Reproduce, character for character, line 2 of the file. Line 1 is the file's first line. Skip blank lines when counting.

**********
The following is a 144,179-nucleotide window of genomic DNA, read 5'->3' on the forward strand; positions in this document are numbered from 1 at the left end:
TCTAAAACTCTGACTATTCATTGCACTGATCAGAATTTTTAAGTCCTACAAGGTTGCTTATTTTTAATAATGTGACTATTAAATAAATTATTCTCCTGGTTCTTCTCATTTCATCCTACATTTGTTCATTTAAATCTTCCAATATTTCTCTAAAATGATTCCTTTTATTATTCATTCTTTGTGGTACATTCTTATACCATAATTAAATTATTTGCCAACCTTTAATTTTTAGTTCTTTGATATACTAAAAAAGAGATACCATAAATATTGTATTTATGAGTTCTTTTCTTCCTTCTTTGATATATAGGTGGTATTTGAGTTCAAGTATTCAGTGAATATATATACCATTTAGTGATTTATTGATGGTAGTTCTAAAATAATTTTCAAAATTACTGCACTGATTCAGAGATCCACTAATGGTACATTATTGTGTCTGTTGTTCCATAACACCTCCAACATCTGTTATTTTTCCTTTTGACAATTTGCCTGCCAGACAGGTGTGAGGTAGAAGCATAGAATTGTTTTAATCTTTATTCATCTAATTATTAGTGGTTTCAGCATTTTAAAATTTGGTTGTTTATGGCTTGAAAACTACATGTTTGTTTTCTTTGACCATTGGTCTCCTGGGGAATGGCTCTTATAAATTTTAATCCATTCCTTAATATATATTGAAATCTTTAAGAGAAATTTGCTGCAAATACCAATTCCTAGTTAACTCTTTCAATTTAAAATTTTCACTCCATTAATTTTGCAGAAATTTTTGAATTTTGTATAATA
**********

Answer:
TCTAAAACTCTGACTATTCATTGCACTGATCAGAATTTTTAAGTCCTACAAGGTTGCTTATTTTTAATAATGTGACTATTAAATAAATTATTCTCCTGGTTCTTCTCATTTCATCCTACATTTGTTCATTTAAATCTTCCAATATTTCTCTAAAATGATTCCTTTTATTATTCATTCTTTGTGGTACATTCTTATACCATAATTAAATTATTTGCCAACCTTTAATTTTTAGTTCTTTGATATACTAAAAAAGAGATACCATAAATATTGTATTTATGAGTTCTTTTCTTCCTTCTTTGATATATAGGTGGTATTTGAGTTCAAGTATTCAGTGAATATATATACCATTTAGTGATTTATTGATGGTAGTTCTAAAATAATTTTCAAAATTACTGCACTGATTCAGAGATCCACTAATGGTACATTATTGTGTCTGTTGTTCCATAACACCTCCAACATCTGTTATTTTTCCTTTTGACAATTTGCCTGCCAGACAGGTGTGAGGTAGAAGCATAGAATTGTTTTAATCTTTATTCATCTAATTATTAGTGGTTTCAGCATTTTAAAATTTGGTTGTTTATGGCTTGAAAACTACATGTTTGTTTTCTTTGACCATTGGTCTCCTGGGGAATGGCTCTTATAAATTTTAATCCATTCCTTAATATATATTGAAATCTTTAAGAGAAATTTGCTGCAAATACCAATTCCTAGTTAACTCTTTCAATTTAAAATTTTCACTCCATTAATTTTGCAGAAATTTTTGAATTTTGTATAATA